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Reviewers: Don Mather, Dick Stafford, John Eyles, Robert Gibson, Ian Lace, Colin Clarke, Jack Ashby

Crotchet Budget price

Mundell Lowe & Ray Brown


  1. Between the Devil & the Deep Blue Sea
  2. A Sleepin’ Bee
  3. Come Rain or Come Shine
  4. Stormy Weather
  5. Over the Rainbow
  6. Let’s Fall in Love
  7. Day Dream/Prelude to a Kiss
  8. Good Queen Bess
  9. Things Ain’t What They used to Be
  10. It Don’t Mean a Thing If It Ain’t Got That Swing
  11. Five O’Clock Whistle
  12. Come Sunday
  13. C Jam Blues

Andre Previn - Piano
Mundell Lowe - Guitar
Ray Brown – Bass

If ever a record had all the ingredients of success; it’s this one! Three master craftsmen of the music business playing the compositions of Harold Arlen, Duke Ellington and a few other great names. In no way does the performance disappoint, Andre Previn is in great form, he is probably the most comprehensive musician of the age, capable of exceptional classical piano concerts and world renown as a conductor of famous symphony orchestras. Unlike the majority of his classical contemporaries, the majority of whom could not bash out a decent 12 bar blues to save their lives, Previn is in the very top league of jazz pianists. The finest bass player the jazz world ever produced, the wonderfully talented Ray Brown, supports him. Mundell Lowe also plays his part beautifully in what I consider one of his finest performances.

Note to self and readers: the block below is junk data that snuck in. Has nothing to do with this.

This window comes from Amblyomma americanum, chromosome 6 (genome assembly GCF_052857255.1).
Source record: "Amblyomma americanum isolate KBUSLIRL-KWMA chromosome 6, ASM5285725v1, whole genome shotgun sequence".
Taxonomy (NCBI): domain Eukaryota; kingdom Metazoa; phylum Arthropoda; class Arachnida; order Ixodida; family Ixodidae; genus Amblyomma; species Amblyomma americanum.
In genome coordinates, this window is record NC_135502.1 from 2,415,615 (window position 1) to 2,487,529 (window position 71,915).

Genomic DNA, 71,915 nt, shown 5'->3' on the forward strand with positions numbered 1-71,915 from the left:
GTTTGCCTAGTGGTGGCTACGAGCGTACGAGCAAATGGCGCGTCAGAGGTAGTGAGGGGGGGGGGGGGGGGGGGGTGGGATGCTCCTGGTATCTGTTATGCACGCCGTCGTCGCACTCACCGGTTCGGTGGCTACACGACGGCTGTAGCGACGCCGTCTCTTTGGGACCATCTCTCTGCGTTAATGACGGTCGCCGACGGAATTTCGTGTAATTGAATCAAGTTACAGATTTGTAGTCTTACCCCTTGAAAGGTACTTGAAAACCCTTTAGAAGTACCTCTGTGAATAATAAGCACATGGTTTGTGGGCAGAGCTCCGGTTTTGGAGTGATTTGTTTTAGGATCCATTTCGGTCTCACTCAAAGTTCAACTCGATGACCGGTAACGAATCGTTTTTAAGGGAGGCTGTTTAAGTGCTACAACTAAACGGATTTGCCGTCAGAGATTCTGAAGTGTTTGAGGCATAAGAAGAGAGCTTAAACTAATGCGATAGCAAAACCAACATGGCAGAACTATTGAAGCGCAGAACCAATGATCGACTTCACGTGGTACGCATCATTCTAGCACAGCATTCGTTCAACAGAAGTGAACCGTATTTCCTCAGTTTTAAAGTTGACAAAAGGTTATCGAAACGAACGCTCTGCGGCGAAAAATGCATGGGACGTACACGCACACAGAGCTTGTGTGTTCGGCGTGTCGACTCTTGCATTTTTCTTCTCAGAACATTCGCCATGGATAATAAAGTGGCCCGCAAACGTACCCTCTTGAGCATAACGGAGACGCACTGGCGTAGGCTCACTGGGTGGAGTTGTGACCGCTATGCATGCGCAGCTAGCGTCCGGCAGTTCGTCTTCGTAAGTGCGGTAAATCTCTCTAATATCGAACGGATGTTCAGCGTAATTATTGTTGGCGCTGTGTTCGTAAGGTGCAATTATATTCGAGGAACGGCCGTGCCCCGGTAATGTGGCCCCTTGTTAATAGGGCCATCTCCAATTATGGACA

Like Oscar Peterson, Previn favours the Bosendorfer piano and after listening to the combination of man and man and machine, the choice is a good one!

It is strange how this instrumentation for a trio, pioneered by Nat ‘King’ Cole works so well. Oscar Peterson and Andre Previn have alternated the third instrument between guitar and drums. The answer to, which is best, is probably that it depends on who the three musicians are.

In a recent edition of the always interesting Crescendo magazine Mike Hennessey listed his ‘Seven Deadly Sins of Jazz’, his sin No3 is that many talented jazz musicians are useless composers. That does not stop them from releasing whole albums of their own compositions, the majority of which are often never played again by them, let alone anyone else! If the likes of Andre Previn can avoid this temptation there has to be a lesson for others to learn. Few if any of us are likely to get anywhere the composing talents of Harold Arlen and Duke Ellington and these two composers alone wrote enough great tunes to keep us all happy for a long while.

To pick out any particular track of this album would be a travesty, they are all excellent and this album is a ‘must buy’ for all lovers of the jazz trio, this one gives virtuoso performances on every track!
Don Mather



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